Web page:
By: Wizzie Brown
Significant damage occurs only if a large population is present for a long period. Damaged paper may have notched edges or holes. Book bindings can have ragged edges or marks. Items can be stained by fecal material, cast skins, or scales.
Silverfish and firebrats belong to the insect order Thysanura. These insects differ from most other insects by continuing to molt, or shed their exoskeleton, throughout their lives
Biology and description
Silverfish and firebrats have long, flattened bodies that taper at the end like a carrot. They have chewing mouthparts, long antennae, and three tail-like projections at the end of the abdomen. They have no wings. Both species have fine scales that cover their bodies. Silverfish and firebrat immatures look like the adults, only smaller.
Silverfish and firebrats typically run quickly and are active mostly at night. In homes, they are often found in closets, in attics, or near bookcases; they hide behind baseboards or casings around doors and windows.
The silverfish (Fig. 1), Lespisma saccharina (Linnaeus), is probably the most damaging pest species of Thysanura. Silverfish prefer temperatures of 70 to 80 degrees F with a relative humidity of 75 percent to 95 percent.
Females lay eggs singly or in batches either daily or at irregular intervals, depending on how much food is available. If temperatures are low-about 70 degrees F-the eggs will hatch in about 40 days; in temperatures of about 90 degrees F, they will hatch in about 20 days.
A silverfish may molt up to 60 times in its lifetime, which is usually about 2 to 3 years.
The firebrat, Thermobia domestica (Packard), is like a silverfish but is mottled brown. Firebrats prefer temperatures to be over 90 degrees F; they are often found near ovens, dryers, or water heaters.
Eggs are laid in clusters with an average of 50 per cluster. Under good conditions, the eggs hatch within 13 days, and the nymphs begin their development.
A firebrat may molt 50 to 60 times during its lifespan, which can be up to 2 years in warm areas.
Although sanitation can help prevent infestations of silverfish and firebrats, it cannot be used alone to eliminate infestations. Remove old books, magazines, and newspapers. If fabrics have been stored for long periods, inspect them for damage or infestation. Store books or fabrics in sealed plastic containers.
To kill silverfish in valuable books or papers, seal the items in plastic bags and place them in the freezer for several days.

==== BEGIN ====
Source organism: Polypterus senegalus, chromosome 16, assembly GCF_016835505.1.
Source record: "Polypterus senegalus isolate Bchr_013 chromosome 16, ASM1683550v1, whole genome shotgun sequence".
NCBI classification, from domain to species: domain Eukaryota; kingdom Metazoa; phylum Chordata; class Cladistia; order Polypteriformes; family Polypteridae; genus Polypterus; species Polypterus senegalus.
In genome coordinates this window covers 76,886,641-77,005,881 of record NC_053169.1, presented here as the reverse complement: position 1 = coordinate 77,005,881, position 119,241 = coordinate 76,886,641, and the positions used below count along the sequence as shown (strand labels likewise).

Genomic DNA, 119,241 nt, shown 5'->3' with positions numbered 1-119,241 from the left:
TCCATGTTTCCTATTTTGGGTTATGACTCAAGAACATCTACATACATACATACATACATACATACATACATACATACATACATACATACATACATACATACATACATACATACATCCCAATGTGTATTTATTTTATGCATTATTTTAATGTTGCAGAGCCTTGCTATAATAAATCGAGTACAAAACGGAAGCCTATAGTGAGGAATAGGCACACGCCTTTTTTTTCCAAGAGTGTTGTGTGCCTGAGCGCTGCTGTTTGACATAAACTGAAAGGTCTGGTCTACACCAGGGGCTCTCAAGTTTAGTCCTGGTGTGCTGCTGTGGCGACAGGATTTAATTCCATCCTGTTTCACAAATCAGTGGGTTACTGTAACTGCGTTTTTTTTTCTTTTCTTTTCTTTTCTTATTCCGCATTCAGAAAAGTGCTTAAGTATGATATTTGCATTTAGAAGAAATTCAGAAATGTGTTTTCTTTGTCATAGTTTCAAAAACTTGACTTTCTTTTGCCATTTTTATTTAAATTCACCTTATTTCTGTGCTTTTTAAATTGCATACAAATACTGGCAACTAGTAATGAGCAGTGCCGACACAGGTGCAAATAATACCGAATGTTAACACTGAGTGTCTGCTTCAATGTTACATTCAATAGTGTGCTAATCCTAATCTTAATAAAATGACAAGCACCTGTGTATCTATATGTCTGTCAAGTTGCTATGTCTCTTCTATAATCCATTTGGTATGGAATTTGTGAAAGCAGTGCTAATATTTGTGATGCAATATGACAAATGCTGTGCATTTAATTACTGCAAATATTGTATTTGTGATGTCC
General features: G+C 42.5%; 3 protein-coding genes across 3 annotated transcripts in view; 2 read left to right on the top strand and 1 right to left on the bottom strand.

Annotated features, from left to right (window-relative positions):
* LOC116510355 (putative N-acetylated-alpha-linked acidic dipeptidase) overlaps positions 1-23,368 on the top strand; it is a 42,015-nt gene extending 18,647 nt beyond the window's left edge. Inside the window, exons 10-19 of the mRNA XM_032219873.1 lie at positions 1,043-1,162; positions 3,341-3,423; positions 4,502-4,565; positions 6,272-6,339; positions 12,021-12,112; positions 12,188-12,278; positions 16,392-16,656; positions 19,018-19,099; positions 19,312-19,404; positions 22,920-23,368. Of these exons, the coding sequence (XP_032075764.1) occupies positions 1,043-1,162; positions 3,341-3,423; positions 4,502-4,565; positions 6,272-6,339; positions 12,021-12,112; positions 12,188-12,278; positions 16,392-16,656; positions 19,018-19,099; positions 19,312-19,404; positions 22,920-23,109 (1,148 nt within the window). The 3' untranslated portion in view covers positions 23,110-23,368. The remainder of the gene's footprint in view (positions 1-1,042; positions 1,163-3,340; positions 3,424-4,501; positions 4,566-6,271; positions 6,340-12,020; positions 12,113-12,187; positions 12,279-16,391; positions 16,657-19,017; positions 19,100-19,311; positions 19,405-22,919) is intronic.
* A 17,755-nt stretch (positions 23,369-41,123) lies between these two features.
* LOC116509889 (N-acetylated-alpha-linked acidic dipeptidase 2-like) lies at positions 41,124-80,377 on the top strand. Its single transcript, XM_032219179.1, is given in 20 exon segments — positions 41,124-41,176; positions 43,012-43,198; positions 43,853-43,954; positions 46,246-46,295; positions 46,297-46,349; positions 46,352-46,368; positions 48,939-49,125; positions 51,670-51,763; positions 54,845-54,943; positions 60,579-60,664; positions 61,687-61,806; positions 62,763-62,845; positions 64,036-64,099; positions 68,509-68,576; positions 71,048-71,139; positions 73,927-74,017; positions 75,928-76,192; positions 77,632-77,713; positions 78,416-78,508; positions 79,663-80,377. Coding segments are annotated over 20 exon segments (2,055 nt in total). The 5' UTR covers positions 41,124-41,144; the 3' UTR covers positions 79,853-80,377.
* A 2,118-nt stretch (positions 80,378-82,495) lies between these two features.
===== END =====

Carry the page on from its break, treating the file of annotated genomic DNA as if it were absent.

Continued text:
Clean closets regularly to remove hiding places. Vacuum often and clean up spilled food or drink immediately. To avoid introducing an infestation, inspect any items brought into the home, especially those that have been in storage. Use sealant to exclude any cracks and holes on the outside of structures that could allow silverfish and firebrats to enter the home.
In areas of infestation or where books are stored, reduce humidity by using air conditioning units, fans, or dehumidifiers. Repair plumbing leaks to cut off water sources for these insects.
Target insecticide treatments to cracks, crevices, closets, attics, and areas around baseboards. For large infestations, small holes may be drilled in walls to treat the wall void.
Look for products labeled to control silverfish, firebrats, or bristletails. Natural active ingredients include d-limonene, clove oil, thyme oil, soybean oil, boric acid, or diatomaceous earth. Synthetic active ingredients include bifenthrin, lambda-cyhalothrin, cypermethrin, permethrin, cyfluthrin, deltamethrin, and carbaryl.
Formulations of these products may be baits, dusts, or aerosols. Use them in attics, cracks, crevices, wall voids, and other areas that are inaccessible to children and pets. Use dusts carefully, and do not inhale them during application.
The services of a pest control operator may be needed if the population is large, persistent, or hard to find.
Insecticide label clearances are subject to change, and changes may have occurred since this publication was printed. The pesticide user is responsible for the effects of pesticide residues on plants or household goods, as well as problems arising from contamination of neighboring properties or plants.
John A. Jackman helped prepare the original manuscript of this publication.
Do you have a question -or- need to contact an expert?